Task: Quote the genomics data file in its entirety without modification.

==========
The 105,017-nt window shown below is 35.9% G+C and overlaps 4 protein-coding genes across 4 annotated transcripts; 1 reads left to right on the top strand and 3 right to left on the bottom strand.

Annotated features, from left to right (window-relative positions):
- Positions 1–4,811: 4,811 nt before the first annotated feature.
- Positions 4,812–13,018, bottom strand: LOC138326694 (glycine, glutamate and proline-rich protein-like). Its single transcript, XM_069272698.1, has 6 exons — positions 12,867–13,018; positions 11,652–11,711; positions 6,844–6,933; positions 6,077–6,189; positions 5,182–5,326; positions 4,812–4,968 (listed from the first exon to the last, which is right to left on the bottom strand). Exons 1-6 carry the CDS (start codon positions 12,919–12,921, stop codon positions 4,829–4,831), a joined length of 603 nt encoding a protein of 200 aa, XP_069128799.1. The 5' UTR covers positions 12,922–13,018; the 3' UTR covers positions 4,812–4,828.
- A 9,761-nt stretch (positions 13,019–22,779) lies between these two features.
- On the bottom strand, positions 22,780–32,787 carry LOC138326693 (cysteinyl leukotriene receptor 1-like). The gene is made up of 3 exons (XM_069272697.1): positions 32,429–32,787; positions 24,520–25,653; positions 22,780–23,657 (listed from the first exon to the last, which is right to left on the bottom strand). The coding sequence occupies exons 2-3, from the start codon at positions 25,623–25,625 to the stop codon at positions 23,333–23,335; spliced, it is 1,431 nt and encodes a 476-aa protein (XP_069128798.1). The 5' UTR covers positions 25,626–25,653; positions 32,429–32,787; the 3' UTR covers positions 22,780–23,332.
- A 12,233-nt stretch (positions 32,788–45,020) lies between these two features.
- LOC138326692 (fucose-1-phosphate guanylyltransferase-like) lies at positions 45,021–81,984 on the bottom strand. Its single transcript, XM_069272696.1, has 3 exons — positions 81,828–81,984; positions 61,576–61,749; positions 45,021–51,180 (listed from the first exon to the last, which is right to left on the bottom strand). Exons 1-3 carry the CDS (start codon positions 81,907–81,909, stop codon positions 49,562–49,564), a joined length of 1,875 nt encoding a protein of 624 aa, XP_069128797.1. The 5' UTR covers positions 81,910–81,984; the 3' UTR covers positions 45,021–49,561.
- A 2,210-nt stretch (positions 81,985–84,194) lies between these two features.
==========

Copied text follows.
The 105,017-nt window shown below is 35.9% G+C and overlaps 4 protein-coding genes across 4 annotated transcripts; 1 reads left to right on the top strand and 3 right to left on the bottom strand.

Annotated features, from left to right (window-relative positions):
- Positions 1–4,811: 4,811 nt before the first annotated feature.
- Positions 4,812–13,018, bottom strand: LOC138326694 (glycine, glutamate and proline-rich protein-like). Its single transcript, XM_069272698.1, has 6 exons — positions 12,867–13,018; positions 11,652–11,711; positions 6,844–6,933; positions 6,077–6,189; positions 5,182–5,326; positions 4,812–4,968 (listed from the first exon to the last, which is right to left on the bottom strand). Exons 1-6 carry the CDS (start codon positions 12,919–12,921, stop codon positions 4,829–4,831), a joined length of 603 nt encoding a protein of 200 aa, XP_069128799.1. The 5' UTR covers positions 12,922–13,018; the 3' UTR covers positions 4,812–4,828.
- A 9,761-nt stretch (positions 13,019–22,779) lies between these two features.
- On the bottom strand, positions 22,780–32,787 carry LOC138326693 (cysteinyl leukotriene receptor 1-like). The gene is made up of 3 exons (XM_069272697.1): positions 32,429–32,787; positions 24,520–25,653; positions 22,780–23,657 (listed from the first exon to the last, which is right to left on the bottom strand). The coding sequence occupies exons 2-3, from the start codon at positions 25,623–25,625 to the stop codon at positions 23,333–23,335; spliced, it is 1,431 nt and encodes a 476-aa protein (XP_069128798.1). The 5' UTR covers positions 25,626–25,653; positions 32,429–32,787; the 3' UTR covers positions 22,780–23,332.
- A 12,233-nt stretch (positions 32,788–45,020) lies between these two features.
- LOC138326692 (fucose-1-phosphate guanylyltransferase-like) lies at positions 45,021–81,984 on the bottom strand. Its single transcript, XM_069272696.1, has 3 exons — positions 81,828–81,984; positions 61,576–61,749; positions 45,021–51,180 (listed from the first exon to the last, which is right to left on the bottom strand). Exons 1-3 carry the CDS (start codon positions 81,907–81,909, stop codon positions 49,562–49,564), a joined length of 1,875 nt encoding a protein of 624 aa, XP_069128797.1. The 5' UTR covers positions 81,910–81,984; the 3' UTR covers positions 45,021–49,561.
- A 2,210-nt stretch (positions 81,985–84,194) lies between these two features.